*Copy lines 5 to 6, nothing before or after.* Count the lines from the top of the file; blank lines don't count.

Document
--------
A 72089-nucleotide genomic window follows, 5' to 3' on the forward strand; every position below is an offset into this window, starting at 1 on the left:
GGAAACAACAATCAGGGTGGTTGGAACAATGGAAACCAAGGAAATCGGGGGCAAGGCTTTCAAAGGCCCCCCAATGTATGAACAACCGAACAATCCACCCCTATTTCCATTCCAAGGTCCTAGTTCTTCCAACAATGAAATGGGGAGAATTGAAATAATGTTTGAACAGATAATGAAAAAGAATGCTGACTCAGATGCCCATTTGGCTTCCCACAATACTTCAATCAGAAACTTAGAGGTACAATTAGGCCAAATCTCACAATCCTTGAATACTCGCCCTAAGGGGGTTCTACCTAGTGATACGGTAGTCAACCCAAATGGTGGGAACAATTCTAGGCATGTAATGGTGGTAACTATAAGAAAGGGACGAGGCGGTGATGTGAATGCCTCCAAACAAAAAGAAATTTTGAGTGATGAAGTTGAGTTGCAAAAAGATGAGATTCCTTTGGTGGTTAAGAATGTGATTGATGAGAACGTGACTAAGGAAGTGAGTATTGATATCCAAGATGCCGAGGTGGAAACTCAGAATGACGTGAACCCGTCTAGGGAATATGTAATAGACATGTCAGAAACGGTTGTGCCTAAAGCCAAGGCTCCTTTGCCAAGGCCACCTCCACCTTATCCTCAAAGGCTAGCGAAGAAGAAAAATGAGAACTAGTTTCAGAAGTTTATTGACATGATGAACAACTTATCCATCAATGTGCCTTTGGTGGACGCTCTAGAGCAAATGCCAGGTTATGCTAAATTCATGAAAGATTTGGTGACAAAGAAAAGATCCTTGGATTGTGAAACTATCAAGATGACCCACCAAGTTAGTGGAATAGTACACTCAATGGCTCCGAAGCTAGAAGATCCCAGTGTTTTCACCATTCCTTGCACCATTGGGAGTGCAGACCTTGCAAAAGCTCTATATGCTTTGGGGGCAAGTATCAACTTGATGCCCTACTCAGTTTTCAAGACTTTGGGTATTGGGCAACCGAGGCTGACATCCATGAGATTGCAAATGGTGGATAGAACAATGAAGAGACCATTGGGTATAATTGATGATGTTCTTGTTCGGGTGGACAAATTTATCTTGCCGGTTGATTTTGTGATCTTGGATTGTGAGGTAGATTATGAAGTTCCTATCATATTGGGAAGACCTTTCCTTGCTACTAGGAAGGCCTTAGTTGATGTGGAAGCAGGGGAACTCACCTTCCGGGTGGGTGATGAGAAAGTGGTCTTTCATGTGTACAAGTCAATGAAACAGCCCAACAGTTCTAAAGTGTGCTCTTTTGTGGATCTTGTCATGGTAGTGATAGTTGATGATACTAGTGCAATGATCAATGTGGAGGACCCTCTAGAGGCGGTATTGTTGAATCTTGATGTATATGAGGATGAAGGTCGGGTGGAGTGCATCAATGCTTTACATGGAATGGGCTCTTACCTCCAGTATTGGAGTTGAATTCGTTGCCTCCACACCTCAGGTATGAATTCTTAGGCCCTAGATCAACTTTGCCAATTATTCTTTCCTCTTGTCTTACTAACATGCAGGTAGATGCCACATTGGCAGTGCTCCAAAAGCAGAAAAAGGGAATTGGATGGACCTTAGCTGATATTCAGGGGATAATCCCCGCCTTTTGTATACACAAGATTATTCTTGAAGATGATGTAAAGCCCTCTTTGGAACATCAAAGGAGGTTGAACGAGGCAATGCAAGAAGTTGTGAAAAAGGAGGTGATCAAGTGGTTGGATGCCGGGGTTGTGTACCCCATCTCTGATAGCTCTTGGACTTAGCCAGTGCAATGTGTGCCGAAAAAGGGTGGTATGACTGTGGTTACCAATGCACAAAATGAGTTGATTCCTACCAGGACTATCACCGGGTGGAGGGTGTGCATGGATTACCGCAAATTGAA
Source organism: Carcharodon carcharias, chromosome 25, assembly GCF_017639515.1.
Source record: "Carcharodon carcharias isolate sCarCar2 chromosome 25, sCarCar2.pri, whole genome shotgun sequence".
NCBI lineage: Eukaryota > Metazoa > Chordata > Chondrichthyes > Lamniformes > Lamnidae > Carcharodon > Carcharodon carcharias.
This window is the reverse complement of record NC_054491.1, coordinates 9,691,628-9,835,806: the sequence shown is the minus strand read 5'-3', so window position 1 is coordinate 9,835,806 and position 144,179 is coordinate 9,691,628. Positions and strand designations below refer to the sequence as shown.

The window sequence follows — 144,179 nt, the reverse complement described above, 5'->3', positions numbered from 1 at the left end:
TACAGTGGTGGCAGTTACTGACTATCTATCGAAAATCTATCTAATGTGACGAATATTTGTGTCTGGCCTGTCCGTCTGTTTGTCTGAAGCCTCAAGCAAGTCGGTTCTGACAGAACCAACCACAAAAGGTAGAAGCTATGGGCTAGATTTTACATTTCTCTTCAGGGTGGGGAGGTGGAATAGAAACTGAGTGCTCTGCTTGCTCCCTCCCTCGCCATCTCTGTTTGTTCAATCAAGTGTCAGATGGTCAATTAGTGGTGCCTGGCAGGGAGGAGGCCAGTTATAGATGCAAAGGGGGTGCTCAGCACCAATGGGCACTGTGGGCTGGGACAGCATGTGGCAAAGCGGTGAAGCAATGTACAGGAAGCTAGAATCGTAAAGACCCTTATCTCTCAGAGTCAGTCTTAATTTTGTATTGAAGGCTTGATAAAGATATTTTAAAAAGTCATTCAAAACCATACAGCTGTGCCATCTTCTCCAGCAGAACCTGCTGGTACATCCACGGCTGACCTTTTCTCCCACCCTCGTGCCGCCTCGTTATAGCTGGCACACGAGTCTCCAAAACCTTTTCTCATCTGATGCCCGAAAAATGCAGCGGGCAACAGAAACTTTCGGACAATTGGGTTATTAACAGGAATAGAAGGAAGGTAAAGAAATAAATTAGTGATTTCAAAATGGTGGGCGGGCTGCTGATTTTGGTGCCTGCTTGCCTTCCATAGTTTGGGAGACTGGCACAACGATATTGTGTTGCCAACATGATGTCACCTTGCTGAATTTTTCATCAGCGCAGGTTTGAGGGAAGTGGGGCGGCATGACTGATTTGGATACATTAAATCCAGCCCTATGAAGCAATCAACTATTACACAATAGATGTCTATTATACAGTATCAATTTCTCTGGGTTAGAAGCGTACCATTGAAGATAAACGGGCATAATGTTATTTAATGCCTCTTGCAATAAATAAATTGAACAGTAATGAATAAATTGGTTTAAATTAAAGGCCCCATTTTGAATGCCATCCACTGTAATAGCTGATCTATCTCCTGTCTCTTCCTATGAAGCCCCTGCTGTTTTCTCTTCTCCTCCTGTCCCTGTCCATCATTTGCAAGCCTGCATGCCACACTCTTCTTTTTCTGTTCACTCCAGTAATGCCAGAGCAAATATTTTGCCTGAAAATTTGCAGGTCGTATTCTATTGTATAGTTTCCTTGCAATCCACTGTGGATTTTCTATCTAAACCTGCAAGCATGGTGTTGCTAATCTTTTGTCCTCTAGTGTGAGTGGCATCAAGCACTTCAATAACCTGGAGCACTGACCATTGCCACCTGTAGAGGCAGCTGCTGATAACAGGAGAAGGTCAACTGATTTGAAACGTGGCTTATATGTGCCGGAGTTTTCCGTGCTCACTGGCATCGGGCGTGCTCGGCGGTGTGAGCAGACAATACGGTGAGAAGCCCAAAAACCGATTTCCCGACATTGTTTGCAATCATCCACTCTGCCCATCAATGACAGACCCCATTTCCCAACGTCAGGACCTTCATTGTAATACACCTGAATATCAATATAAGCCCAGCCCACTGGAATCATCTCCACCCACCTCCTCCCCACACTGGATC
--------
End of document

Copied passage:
NCBI lineage: Eukaryota > Metazoa > Chordata > Chondrichthyes > Lamniformes > Lamnidae > Carcharodon > Carcharodon carcharias.
This window is the reverse complement of record NC_054491.1, coordinates 9,691,628-9,835,806: the sequence shown is the minus strand read 5'-3', so window position 1 is coordinate 9,835,806 and position 144,179 is coordinate 9,691,628. Positions and strand designations below refer to the sequence as shown.